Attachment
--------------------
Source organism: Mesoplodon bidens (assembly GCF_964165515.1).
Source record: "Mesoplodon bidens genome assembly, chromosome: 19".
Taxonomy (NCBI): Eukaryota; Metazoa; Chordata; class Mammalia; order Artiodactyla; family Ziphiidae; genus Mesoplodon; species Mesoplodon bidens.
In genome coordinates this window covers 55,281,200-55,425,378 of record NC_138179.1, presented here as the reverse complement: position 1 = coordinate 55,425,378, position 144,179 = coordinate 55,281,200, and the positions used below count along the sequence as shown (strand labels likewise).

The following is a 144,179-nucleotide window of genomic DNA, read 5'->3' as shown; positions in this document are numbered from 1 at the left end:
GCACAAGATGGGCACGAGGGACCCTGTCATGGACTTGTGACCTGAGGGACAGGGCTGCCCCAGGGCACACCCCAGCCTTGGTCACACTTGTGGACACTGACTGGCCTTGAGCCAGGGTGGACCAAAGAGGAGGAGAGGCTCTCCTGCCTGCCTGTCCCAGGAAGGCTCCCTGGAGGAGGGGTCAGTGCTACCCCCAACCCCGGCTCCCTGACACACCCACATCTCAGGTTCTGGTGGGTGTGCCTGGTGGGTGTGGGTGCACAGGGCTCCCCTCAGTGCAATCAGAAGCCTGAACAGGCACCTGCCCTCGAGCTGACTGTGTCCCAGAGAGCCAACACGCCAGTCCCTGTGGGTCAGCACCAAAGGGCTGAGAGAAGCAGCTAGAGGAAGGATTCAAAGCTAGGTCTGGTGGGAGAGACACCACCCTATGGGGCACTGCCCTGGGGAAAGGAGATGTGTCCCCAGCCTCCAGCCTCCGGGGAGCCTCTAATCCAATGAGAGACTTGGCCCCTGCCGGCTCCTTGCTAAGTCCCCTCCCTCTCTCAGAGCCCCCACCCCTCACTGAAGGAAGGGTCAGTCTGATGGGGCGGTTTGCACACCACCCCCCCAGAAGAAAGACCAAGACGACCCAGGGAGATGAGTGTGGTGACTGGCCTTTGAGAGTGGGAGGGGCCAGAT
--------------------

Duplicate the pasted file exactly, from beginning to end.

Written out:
Source organism: Mesoplodon bidens (assembly GCF_964165515.1).
Source record: "Mesoplodon bidens genome assembly, chromosome: 19".
Taxonomy (NCBI): Eukaryota; Metazoa; Chordata; class Mammalia; order Artiodactyla; family Ziphiidae; genus Mesoplodon; species Mesoplodon bidens.
In genome coordinates this window covers 55,281,200-55,425,378 of record NC_138179.1, presented here as the reverse complement: position 1 = coordinate 55,425,378, position 144,179 = coordinate 55,281,200, and the positions used below count along the sequence as shown (strand labels likewise).

The following is a 144,179-nucleotide window of genomic DNA, read 5'->3' as shown; positions in this document are numbered from 1 at the left end:
GCACAAGATGGGCACGAGGGACCCTGTCATGGACTTGTGACCTGAGGGACAGGGCTGCCCCAGGGCACACCCCAGCCTTGGTCACACTTGTGGACACTGACTGGCCTTGAGCCAGGGTGGACCAAAGAGGAGGAGAGGCTCTCCTGCCTGCCTGTCCCAGGAAGGCTCCCTGGAGGAGGGGTCAGTGCTACCCCCAACCCCGGCTCCCTGACACACCCACATCTCAGGTTCTGGTGGGTGTGCCTGGTGGGTGTGGGTGCACAGGGCTCCCCTCAGTGCAATCAGAAGCCTGAACAGGCACCTGCCCTCGAGCTGACTGTGTCCCAGAGAGCCAACACGCCAGTCCCTGTGGGTCAGCACCAAAGGGCTGAGAGAAGCAGCTAGAGGAAGGATTCAAAGCTAGGTCTGGTGGGAGAGACACCACCCTATGGGGCACTGCCCTGGGGAAAGGAGATGTGTCCCCAGCCTCCAGCCTCCGGGGAGCCTCTAATCCAATGAGAGACTTGGCCCCTGCCGGCTCCTTGCTAAGTCCCCTCCCTCTCTCAGAGCCCCCACCCCTCACTGAAGGAAGGGTCAGTCTGATGGGGCGGTTTGCACACCACCCCCCCAGAAGAAAGACCAAGACGACCCAGGGAGATGAGTGTGGTGACTGGCCTTTGAGAGTGGGAGGGGCCAGAT